Living in an Arizona community governed by an HOA has many benefits. These organizations keep up the common areas, maintain community pools and protect the property values of the homes in the neighborhood. When you moved into your home and signed the agreement with the HOA, you probably never imagined you would be in a dispute with this organization in the future.
HOAs sometimes overstep their authority, ultimately infringing on the rights of the homeowners. These situations can be complicated, and homeowners often find it necessary to take legal action as they work to resolve the situation in a reasonable manner. If you are in a dispute with your HOA, your rights could be at stake. You will find it beneficial to learn how you can protect your interests.
What can my HOA do?
HOAs can only govern and limit certain things. In your neighborhood covenant, there should be an outline of what the HOA can and cannot do and what is expected of homeowners. However, these contracts are not always very clear, and it’s not always immediately distinguishable where the line is between your rights and the HOA’s authority. Some of the things HOAs can regulate include the following:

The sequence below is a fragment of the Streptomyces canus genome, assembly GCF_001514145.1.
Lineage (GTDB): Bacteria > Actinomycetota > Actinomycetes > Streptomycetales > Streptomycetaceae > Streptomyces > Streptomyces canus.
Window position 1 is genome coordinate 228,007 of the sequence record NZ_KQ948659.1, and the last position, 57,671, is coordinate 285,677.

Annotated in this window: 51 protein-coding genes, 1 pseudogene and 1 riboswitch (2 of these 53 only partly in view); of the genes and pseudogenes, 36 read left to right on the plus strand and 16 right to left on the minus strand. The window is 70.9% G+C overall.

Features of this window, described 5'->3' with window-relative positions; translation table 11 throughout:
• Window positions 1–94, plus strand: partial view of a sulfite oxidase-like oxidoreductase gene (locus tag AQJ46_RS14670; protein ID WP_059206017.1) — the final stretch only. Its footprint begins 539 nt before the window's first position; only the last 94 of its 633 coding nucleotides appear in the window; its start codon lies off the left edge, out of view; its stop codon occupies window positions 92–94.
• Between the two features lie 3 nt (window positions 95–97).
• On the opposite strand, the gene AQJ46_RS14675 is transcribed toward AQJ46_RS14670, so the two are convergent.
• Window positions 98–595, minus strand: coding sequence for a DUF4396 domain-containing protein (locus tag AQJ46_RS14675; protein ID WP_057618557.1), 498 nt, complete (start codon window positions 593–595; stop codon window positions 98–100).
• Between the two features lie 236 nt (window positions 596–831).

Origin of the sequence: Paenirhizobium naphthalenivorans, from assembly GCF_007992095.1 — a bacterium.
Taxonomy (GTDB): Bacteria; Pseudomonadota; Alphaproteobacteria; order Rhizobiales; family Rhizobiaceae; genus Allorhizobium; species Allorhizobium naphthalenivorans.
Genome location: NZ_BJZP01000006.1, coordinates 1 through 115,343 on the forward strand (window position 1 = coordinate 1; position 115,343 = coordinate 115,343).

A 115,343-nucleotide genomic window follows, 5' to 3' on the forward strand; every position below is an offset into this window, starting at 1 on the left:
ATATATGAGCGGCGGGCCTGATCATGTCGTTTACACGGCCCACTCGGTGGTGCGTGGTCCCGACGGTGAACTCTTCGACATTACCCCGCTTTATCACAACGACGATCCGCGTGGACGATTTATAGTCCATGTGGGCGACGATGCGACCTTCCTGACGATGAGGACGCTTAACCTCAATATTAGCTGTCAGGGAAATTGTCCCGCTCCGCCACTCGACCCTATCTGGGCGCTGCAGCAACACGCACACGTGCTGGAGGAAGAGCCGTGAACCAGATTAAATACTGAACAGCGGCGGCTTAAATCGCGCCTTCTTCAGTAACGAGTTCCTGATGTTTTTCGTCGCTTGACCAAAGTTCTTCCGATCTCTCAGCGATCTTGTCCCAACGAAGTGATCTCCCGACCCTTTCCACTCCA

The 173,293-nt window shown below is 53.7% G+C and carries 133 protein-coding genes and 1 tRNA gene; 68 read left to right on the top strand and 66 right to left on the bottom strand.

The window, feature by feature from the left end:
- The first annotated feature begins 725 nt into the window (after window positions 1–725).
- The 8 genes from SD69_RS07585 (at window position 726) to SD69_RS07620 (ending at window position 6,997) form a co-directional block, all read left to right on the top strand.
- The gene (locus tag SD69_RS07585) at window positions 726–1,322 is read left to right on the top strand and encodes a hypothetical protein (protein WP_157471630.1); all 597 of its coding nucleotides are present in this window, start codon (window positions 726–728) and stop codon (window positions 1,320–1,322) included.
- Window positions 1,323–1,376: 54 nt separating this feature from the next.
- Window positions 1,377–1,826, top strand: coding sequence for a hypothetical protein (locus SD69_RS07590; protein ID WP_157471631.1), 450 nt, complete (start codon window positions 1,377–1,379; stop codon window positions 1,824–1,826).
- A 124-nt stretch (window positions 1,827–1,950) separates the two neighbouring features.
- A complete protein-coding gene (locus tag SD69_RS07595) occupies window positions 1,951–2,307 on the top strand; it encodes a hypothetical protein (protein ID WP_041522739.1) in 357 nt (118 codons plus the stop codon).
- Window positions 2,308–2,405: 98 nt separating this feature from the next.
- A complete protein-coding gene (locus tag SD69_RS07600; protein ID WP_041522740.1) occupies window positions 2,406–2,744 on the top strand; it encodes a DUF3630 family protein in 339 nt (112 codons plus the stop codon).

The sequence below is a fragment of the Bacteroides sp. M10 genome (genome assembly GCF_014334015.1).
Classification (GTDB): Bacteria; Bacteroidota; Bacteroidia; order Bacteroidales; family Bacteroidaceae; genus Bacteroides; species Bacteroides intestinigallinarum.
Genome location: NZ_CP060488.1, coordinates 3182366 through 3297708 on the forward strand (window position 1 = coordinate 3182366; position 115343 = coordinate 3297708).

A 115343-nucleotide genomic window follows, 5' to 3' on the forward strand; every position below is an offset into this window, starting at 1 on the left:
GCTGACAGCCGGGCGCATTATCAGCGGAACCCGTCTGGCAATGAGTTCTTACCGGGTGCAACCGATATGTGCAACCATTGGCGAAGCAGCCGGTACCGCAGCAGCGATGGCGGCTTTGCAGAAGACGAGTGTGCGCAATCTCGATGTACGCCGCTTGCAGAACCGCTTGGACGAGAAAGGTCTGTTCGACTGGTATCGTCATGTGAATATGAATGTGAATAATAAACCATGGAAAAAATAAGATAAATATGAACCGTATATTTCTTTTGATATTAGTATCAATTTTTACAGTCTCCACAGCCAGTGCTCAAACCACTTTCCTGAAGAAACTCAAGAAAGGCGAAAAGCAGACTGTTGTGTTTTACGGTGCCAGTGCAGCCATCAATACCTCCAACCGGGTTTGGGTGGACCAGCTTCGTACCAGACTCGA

- Landscaping designs
- Paint colors, shingles and siding
- Toolsheds, swing sets and other outdoor structures
- Fence types and colors
- Running a business from the home
If you think the HOA is infringing on your rights or unfairly punishing you for supposed violations, you can fight back. It is not easy to confront this type of organization, but there are steps you can take to protect your legal and financial interests.
One of the most effective ways you can protect your rights is to know what your HOA agreement says about what it will regulate. It is beneficial to review the agreement you signed in order to know if you should move forward with legal action against your HOA.
Where should you start?
Maybe your HOA said that you could not put your American flag out. Maybe you got a notice in the mail of a violation you did not know you committed. Whatever the issue, you can explore your legal options. If the HOA did not have grounds to fine you or prevent from doing something, you may want to seek the counsel of an experienced attorney. While litigation is not always the right option, it may be the appropriate way for you to defend your rights.